600 Capitol Way North, Olympia, WA 98501-1091
Archived documents do not reflect current WDFW regulations or policy and may contain factual inaccuracies.
November 25, 2013
Contact: Dan Ayres, (360) 249-4628
Razor clam dig starts Nov. 30
on 'exceptional' low evening tides
OLYMPIA - State fishery managers have approved an evening razor-clam dig on ocean beaches starting Saturday, Nov. 30, and running for eight days on the lowest tides so far this season.
The Washington Department of Fish and Wildlife (WDFW) approved the dig after marine toxin tests showed the clams on those beaches are safe to eat.
"We’ve had some great digs so far this season, but this one could be truly exceptional," said Dan Ayres, WDFW coastal shellfish manager. "If the weather cooperates, most diggers should be able to get their limit in record time."
Under state law, diggers can take 15 razor clams per day and are required to keep the first 15 they dig. Each digger's clams must be kept in a separate container.
Ayres said the best digging typically occurs one to two hours before low tide, noting that no digging is allowed at any beach before noon.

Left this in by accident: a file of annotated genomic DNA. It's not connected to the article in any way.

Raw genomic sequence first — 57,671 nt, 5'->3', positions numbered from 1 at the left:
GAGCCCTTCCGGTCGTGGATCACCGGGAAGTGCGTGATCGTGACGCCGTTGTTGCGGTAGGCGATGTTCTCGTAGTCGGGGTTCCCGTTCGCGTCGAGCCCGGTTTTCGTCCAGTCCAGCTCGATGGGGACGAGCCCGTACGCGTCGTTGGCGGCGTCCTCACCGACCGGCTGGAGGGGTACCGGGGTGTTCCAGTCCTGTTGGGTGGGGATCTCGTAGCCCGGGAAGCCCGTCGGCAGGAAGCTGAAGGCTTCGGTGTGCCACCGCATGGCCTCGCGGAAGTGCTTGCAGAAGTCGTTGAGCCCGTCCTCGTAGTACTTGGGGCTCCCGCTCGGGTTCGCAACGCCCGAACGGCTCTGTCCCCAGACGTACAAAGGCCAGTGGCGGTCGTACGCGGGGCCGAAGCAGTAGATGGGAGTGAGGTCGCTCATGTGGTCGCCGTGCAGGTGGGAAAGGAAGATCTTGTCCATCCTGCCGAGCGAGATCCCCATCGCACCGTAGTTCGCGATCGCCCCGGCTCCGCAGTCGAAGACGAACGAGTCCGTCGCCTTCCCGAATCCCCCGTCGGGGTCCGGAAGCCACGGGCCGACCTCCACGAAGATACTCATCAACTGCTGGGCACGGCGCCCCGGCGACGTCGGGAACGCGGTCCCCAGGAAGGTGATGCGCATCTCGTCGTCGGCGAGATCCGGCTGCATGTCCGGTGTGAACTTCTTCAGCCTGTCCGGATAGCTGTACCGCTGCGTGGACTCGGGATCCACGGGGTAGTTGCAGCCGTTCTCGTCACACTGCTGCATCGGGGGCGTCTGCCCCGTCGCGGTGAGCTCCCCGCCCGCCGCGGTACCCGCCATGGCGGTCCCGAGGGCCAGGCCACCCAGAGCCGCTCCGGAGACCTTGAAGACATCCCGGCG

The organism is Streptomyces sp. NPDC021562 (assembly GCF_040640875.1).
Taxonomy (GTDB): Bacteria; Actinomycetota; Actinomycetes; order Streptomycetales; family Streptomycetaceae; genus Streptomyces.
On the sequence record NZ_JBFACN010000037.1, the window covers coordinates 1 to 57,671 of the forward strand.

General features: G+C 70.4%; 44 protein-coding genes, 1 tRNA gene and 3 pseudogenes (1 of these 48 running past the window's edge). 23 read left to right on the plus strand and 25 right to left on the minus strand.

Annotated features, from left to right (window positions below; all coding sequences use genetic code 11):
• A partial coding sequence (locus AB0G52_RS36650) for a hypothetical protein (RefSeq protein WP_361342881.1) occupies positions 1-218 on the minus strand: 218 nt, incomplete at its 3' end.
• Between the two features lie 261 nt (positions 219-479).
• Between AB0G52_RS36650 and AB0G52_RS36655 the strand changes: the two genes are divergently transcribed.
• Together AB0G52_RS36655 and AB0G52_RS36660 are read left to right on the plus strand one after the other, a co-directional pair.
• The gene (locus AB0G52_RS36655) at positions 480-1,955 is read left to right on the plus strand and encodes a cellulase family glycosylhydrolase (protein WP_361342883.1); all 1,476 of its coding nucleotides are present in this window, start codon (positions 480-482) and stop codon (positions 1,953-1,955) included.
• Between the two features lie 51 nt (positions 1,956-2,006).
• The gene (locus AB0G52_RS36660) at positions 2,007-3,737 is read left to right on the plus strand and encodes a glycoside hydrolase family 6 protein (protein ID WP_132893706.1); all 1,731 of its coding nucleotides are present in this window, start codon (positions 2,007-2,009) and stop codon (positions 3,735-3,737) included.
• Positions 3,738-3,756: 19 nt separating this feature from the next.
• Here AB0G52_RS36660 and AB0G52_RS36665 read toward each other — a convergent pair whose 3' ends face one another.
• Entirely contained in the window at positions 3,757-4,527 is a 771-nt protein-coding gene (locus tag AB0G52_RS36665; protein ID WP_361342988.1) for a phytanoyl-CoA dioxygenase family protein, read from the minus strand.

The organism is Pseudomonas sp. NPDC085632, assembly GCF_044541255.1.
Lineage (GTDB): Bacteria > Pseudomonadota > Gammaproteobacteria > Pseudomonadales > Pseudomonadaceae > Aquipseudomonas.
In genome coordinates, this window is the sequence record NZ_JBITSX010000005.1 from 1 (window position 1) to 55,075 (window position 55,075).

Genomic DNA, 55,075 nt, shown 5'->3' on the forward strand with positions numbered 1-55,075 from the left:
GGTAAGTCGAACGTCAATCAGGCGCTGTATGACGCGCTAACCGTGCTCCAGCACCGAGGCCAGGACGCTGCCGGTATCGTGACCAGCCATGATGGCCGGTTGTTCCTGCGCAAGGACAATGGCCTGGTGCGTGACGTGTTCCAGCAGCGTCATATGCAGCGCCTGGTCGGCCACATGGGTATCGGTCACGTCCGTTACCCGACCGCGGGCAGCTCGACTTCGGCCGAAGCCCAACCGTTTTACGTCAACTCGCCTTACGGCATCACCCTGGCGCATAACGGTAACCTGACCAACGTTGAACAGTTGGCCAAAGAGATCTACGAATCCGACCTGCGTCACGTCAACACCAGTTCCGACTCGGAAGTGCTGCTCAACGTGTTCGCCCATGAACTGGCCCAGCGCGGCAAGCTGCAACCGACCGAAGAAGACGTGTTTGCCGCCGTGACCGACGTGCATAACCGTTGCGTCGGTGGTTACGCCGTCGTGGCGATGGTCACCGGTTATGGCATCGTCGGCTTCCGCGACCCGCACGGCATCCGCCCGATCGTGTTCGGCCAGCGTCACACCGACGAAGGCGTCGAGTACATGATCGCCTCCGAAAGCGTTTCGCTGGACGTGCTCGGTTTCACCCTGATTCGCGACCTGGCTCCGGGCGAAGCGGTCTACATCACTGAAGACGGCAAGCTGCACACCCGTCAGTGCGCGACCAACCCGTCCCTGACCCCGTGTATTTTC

The upcoming dig is scheduled on the following dates, beaches and low tides:
- Nov. 30, Saturday, 4:28 p.m.; -0.1 feet; Twin Harbors, Long Beach, Copalis, Mocrocks
- Dec. 1, Sunday, 5:13 p.m.; -0.9 feet; Twin Harbors, Long Beach, Mocrocks
- Dec. 2, Monday, 5:59 p.m.; -1.4 feet; Twin Harbors, Long Beach, Mocrocks
- Dec. 3, Tuesday, 6:44 p.m.; -1.7 feet; Twin Harbors, Long Beach, Mocrocks
- Dec. 4, Wednesday, 7:30 p.m.; -1.7 feet; Twin Harbors, Long Beach
- Dec. 5, Thursday, 8:17 p.m.; -1.4 feet; Twin Harbors
- Dec. 6, Friday, 9:05 p.m.; -1.0 feet; Twin Harbors
- Dec. 7, Saturday, 9:56 p.m.; -0.3 feet; Twin Harbors
All diggers age 15 or older must have an applicable 2013-14 fishing license to harvest razor clams on any beach. Licenses, ranging from a three-day razor clam license to an annual combination fishing license, are available on WDFW’s website at https://fishhunt.dfw.wa.gov and from license vendors around the state.